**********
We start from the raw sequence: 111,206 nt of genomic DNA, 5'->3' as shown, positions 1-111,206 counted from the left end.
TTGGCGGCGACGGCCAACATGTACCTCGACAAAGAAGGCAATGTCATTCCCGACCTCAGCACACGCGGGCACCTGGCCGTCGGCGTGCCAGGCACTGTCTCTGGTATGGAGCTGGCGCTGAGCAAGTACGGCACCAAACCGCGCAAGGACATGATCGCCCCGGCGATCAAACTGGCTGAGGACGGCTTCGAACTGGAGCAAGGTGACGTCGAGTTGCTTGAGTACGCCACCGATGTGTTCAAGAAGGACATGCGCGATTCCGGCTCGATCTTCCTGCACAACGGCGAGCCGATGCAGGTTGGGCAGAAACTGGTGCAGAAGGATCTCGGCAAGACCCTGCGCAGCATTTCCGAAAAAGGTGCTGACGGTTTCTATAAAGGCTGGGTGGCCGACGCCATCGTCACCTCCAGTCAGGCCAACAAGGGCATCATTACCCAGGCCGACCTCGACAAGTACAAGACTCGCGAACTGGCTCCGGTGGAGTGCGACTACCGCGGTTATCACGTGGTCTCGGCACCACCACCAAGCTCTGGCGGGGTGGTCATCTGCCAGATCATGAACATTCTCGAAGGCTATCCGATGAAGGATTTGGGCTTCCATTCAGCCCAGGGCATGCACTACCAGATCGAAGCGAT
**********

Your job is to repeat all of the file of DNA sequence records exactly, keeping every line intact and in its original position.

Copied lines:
We start from the raw sequence: 111,206 nt of genomic DNA, 5'->3' as shown, positions 1-111,206 counted from the left end.
TTGGCGGCGACGGCCAACATGTACCTCGACAAAGAAGGCAATGTCATTCCCGACCTCAGCACACGCGGGCACCTGGCCGTCGGCGTGCCAGGCACTGTCTCTGGTATGGAGCTGGCGCTGAGCAAGTACGGCACCAAACCGCGCAAGGACATGATCGCCCCGGCGATCAAACTGGCTGAGGACGGCTTCGAACTGGAGCAAGGTGACGTCGAGTTGCTTGAGTACGCCACCGATGTGTTCAAGAAGGACATGCGCGATTCCGGCTCGATCTTCCTGCACAACGGCGAGCCGATGCAGGTTGGGCAGAAACTGGTGCAGAAGGATCTCGGCAAGACCCTGCGCAGCATTTCCGAAAAAGGTGCTGACGGTTTCTATAAAGGCTGGGTGGCCGACGCCATCGTCACCTCCAGTCAGGCCAACAAGGGCATCATTACCCAGGCCGACCTCGACAAGTACAAGACTCGCGAACTGGCTCCGGTGGAGTGCGACTACCGCGGTTATCACGTGGTCTCGGCACCACCACCAAGCTCTGGCGGGGTGGTCATCTGCCAGATCATGAACATTCTCGAAGGCTATCCGATGAAGGATTTGGGCTTCCATTCAGCCCAGGGCATGCACTACCAGATCGAAGCGAT